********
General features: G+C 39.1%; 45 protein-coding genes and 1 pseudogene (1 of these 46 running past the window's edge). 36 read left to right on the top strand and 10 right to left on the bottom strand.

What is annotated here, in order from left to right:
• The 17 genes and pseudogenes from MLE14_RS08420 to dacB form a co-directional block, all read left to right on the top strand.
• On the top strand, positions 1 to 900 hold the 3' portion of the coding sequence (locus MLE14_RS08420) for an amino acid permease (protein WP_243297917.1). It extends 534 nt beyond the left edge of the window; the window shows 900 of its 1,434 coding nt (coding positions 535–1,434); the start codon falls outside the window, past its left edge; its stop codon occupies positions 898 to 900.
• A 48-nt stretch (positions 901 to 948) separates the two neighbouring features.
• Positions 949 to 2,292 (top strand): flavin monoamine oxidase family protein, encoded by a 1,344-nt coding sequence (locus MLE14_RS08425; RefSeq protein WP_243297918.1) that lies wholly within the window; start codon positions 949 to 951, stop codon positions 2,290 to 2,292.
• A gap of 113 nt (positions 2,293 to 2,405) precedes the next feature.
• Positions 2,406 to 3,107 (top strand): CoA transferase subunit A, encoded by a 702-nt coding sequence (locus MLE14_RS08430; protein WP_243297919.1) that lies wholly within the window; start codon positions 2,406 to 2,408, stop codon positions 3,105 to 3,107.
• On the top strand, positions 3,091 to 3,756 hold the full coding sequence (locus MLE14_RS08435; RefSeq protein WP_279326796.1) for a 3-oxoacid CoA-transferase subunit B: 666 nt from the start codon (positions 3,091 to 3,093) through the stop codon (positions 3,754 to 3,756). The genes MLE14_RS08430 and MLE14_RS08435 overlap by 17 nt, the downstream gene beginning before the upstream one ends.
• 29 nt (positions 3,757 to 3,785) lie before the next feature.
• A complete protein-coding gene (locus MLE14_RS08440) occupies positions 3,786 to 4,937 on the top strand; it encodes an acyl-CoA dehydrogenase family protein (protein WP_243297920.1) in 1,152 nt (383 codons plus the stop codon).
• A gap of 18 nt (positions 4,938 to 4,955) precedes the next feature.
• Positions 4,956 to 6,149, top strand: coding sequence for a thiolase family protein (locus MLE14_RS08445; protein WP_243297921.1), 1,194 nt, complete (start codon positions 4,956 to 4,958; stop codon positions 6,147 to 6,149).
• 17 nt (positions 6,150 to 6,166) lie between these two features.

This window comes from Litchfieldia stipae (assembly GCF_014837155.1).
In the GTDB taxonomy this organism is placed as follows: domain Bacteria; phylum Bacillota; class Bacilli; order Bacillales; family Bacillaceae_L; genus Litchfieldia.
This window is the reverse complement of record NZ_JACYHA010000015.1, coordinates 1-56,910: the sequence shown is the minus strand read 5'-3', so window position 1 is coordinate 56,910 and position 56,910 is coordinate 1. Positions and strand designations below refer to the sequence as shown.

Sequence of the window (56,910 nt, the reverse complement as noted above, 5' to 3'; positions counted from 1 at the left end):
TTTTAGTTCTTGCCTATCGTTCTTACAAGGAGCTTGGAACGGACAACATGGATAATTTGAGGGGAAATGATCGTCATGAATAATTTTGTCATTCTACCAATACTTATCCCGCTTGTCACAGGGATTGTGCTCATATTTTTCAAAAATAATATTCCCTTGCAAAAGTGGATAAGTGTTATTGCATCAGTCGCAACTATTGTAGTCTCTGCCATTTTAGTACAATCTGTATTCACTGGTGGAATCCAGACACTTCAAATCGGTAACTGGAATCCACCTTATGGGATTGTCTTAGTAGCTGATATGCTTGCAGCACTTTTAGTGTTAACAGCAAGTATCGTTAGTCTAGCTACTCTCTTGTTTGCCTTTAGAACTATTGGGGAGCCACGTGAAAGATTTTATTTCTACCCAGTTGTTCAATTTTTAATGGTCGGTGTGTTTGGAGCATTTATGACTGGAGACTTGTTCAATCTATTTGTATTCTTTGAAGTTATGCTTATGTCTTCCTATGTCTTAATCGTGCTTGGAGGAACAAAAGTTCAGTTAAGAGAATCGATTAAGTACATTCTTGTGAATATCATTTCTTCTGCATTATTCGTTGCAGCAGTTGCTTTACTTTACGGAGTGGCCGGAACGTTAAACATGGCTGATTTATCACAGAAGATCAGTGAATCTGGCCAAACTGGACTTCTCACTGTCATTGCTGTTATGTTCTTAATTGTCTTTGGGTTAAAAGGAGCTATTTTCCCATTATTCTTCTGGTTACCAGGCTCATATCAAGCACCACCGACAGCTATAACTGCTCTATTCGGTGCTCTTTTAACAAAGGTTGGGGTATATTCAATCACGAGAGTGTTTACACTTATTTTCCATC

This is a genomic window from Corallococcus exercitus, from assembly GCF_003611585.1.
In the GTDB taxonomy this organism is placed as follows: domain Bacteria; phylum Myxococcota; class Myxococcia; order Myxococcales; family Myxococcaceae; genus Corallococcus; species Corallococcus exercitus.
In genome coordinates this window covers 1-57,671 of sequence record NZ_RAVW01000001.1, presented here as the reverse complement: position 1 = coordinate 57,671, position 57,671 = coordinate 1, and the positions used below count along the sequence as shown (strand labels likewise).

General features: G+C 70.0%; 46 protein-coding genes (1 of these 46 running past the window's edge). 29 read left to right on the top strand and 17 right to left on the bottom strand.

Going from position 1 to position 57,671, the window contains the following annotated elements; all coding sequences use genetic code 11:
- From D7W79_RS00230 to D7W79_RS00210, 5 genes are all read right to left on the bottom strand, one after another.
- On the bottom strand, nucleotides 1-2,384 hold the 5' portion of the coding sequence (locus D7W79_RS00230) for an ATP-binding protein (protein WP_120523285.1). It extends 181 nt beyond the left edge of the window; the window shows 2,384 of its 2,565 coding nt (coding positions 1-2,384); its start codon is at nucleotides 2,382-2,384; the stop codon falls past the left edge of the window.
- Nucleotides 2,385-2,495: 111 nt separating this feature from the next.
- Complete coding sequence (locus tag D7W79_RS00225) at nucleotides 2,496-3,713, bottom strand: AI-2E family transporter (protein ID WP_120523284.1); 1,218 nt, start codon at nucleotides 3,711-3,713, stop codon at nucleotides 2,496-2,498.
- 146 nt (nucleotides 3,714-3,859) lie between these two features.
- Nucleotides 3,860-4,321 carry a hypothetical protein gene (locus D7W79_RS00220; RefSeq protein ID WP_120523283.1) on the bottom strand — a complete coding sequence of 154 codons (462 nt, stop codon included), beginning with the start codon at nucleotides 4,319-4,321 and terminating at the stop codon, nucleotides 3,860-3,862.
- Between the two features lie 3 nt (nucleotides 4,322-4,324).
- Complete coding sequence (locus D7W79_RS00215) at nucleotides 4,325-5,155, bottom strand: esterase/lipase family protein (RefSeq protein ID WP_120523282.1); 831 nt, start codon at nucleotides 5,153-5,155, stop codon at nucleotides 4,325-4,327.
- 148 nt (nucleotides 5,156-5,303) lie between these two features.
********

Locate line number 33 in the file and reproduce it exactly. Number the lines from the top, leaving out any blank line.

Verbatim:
- 148 nt (nucleotides 5,156-5,303) lie between these two features.